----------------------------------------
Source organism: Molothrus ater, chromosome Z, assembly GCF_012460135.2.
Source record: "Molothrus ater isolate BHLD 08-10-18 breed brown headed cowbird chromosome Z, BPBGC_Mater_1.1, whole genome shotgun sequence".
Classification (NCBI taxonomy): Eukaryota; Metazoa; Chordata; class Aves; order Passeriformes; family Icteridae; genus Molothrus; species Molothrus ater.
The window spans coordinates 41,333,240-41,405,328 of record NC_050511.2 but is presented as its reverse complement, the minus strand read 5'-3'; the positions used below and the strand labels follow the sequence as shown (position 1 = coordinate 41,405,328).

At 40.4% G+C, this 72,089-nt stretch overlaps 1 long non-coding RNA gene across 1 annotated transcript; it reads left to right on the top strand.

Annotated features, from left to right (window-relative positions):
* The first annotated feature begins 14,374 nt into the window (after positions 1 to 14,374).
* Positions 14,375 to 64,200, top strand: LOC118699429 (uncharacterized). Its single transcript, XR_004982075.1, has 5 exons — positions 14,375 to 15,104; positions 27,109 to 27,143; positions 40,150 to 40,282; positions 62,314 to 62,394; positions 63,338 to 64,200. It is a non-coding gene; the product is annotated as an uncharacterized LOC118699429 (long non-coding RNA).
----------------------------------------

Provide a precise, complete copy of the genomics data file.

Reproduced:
Source organism: Molothrus ater, chromosome Z, assembly GCF_012460135.2.
Source record: "Molothrus ater isolate BHLD 08-10-18 breed brown headed cowbird chromosome Z, BPBGC_Mater_1.1, whole genome shotgun sequence".
Classification (NCBI taxonomy): Eukaryota; Metazoa; Chordata; class Aves; order Passeriformes; family Icteridae; genus Molothrus; species Molothrus ater.
The window spans coordinates 41,333,240-41,405,328 of record NC_050511.2 but is presented as its reverse complement, the minus strand read 5'-3'; the positions used below and the strand labels follow the sequence as shown (position 1 = coordinate 41,405,328).

At 40.4% G+C, this 72,089-nt stretch overlaps 1 long non-coding RNA gene across 1 annotated transcript; it reads left to right on the top strand.

Annotated features, from left to right (window-relative positions):
* The first annotated feature begins 14,374 nt into the window (after positions 1 to 14,374).
* Positions 14,375 to 64,200, top strand: LOC118699429 (uncharacterized). Its single transcript, XR_004982075.1, has 5 exons — positions 14,375 to 15,104; positions 27,109 to 27,143; positions 40,150 to 40,282; positions 62,314 to 62,394; positions 63,338 to 64,200. It is a non-coding gene; the product is annotated as an uncharacterized LOC118699429 (long non-coding RNA).